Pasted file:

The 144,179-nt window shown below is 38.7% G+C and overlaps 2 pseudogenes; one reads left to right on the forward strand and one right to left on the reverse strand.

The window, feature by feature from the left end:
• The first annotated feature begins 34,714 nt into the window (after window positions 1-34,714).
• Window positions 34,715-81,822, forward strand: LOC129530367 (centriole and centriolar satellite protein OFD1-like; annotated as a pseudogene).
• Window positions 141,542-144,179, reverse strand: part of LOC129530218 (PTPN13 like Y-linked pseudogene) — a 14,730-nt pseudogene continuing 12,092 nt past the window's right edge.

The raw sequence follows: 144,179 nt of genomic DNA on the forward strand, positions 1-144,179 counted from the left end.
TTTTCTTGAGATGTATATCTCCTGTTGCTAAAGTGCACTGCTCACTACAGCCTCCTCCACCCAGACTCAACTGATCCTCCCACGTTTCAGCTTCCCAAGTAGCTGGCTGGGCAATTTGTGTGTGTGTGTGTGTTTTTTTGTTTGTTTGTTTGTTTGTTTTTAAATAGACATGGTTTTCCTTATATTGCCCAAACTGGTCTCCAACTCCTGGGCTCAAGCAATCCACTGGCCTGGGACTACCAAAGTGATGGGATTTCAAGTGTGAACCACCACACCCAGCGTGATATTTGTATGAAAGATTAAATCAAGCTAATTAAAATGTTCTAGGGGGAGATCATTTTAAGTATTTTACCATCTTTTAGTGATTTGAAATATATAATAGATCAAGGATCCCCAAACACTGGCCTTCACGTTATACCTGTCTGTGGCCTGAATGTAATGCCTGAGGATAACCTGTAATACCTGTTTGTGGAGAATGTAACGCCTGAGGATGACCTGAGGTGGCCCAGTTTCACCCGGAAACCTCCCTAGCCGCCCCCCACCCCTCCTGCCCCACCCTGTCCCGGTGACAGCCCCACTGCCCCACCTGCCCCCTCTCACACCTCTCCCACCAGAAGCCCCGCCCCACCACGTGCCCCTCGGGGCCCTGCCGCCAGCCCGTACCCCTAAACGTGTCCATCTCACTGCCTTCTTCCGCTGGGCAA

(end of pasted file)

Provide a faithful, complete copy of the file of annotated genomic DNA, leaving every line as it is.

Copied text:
The 144,179-nt window shown below is 38.7% G+C and overlaps 2 pseudogenes; one reads left to right on the forward strand and one right to left on the reverse strand.

The window, feature by feature from the left end:
• The first annotated feature begins 34,714 nt into the window (after window positions 1-34,714).
• Window positions 34,715-81,822, forward strand: LOC129530367 (centriole and centriolar satellite protein OFD1-like; annotated as a pseudogene).
• Window positions 141,542-144,179, reverse strand: part of LOC129530218 (PTPN13 like Y-linked pseudogene) — a 14,730-nt pseudogene continuing 12,092 nt past the window's right edge.

The raw sequence follows: 144,179 nt of genomic DNA on the forward strand, positions 1-144,179 counted from the left end.
TTTTCTTGAGATGTATATCTCCTGTTGCTAAAGTGCACTGCTCACTACAGCCTCCTCCACCCAGACTCAACTGATCCTCCCACGTTTCAGCTTCCCAAGTAGCTGGCTGGGCAATTTGTGTGTGTGTGTGTGTTTTTTTGTTTGTTTGTTTGTTTGTTTTTAAATAGACATGGTTTTCCTTATATTGCCCAAACTGGTCTCCAACTCCTGGGCTCAAGCAATCCACTGGCCTGGGACTACCAAAGTGATGGGATTTCAAGTGTGAACCACCACACCCAGCGTGATATTTGTATGAAAGATTAAATCAAGCTAATTAAAATGTTCTAGGGGGAGATCATTTTAAGTATTTTACCATCTTTTAGTGATTTGAAATATATAATAGATCAAGGATCCCCAAACACTGGCCTTCACGTTATACCTGTCTGTGGCCTGAATGTAATGCCTGAGGATAACCTGTAATACCTGTTTGTGGAGAATGTAACGCCTGAGGATGACCTGAGGTGGCCCAGTTTCACCCGGAAACCTCCCTAGCCGCCCCCCACCCCTCCTGCCCCACCCTGTCCCGGTGACAGCCCCACTGCCCCACCTGCCCCCTCTCACACCTCTCCCACCAGAAGCCCCGCCCCACCACGTGCCCCTCGGGGCCCTGCCGCCAGCCCGTACCCCTAAACGTGTCCATCTCACTGCCTTCTTCCGCTGGGCAA